YARN, or MapReduce 2.0, opens up Hadoop beyond MapReduce. Because it now separates resource management from the processing components of Hadoop, YARN enables users to interact in more varied and useful ways with their data.
YARN provides cluster resource management and allows applications and services to run natively in Hadoop. In the application stack, for example, YARN sits atop the Hadoop distributed file system, as do Tez — the execution engine for interactive SQL queries — Storm, Giraph, and HBase.
MapReduce previously sent jobs one-by-one to the Hadoop distributed file system (HDFS). Then, it extracted useful information from the data. Now, multiple search tools can be used simultaneously to search data within the HDFS storage system. Multiple applications can be run in Hadoop with YARN.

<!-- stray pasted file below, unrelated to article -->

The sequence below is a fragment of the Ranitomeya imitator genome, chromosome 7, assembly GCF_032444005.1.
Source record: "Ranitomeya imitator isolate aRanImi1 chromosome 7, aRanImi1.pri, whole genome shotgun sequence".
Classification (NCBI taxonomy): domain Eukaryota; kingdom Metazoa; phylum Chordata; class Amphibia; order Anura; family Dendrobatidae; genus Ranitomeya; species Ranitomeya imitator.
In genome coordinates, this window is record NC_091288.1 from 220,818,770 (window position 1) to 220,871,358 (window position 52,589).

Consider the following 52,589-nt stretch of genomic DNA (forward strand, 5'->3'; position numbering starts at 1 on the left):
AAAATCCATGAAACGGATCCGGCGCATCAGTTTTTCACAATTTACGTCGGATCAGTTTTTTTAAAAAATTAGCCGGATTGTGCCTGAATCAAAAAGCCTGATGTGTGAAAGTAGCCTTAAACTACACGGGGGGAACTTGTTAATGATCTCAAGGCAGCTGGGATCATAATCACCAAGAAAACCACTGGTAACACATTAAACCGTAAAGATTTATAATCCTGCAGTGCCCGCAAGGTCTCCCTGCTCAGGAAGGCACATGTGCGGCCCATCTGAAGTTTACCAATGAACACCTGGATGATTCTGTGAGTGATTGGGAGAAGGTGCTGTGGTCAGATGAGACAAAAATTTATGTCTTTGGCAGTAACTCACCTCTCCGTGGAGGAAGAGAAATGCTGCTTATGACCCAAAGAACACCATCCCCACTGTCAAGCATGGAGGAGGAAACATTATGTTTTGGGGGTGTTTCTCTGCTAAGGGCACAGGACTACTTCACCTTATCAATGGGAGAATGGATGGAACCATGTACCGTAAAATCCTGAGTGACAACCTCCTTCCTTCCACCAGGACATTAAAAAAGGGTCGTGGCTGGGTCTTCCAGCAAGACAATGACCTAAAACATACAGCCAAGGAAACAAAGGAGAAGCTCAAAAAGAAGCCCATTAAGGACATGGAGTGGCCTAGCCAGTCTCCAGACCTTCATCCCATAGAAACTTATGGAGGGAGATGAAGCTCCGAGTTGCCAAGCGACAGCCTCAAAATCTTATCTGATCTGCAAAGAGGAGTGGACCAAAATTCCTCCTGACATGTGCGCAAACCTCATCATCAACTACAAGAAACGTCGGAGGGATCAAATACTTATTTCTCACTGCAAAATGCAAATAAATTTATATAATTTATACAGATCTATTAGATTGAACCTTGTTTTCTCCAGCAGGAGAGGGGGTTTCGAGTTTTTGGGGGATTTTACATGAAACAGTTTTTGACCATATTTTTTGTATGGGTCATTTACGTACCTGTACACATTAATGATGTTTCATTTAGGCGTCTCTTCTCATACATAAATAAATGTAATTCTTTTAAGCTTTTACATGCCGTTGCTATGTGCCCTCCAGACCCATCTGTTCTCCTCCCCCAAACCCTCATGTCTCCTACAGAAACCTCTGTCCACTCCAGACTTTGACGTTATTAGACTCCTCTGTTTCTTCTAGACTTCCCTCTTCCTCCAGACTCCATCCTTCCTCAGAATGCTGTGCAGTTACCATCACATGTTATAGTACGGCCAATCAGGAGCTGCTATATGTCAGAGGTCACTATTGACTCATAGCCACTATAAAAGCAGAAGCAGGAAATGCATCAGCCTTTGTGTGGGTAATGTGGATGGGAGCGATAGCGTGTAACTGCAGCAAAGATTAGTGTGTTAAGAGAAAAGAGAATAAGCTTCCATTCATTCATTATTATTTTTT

It also, for example, separates the two primary responsibilities that were in the MapReduce JobTracker component — resource management and job scheduling/monitoring — into separate applications. This allows users to better manage the cluster resources within Hadoop than they could previously.
Another way to think of it is that YARN packages the resource management capabilities that were in MapReduce such that new engines can use them.
Rohit Bakhshi, product manager at Hortonworks, told InfoQ:
YARN is but a larger part of the Hadoop ecosystem. InfoWorld explains:
Several organizations are now building applications on YARN, according to Hortonworks.
This latest iteration of Hadoop was in development for about four years. Among the organizations reportedly using Hadoop include Amazon Web Services, AOL, Apple, eBay, Facebook, Netflix, and Hewlett-Packard.
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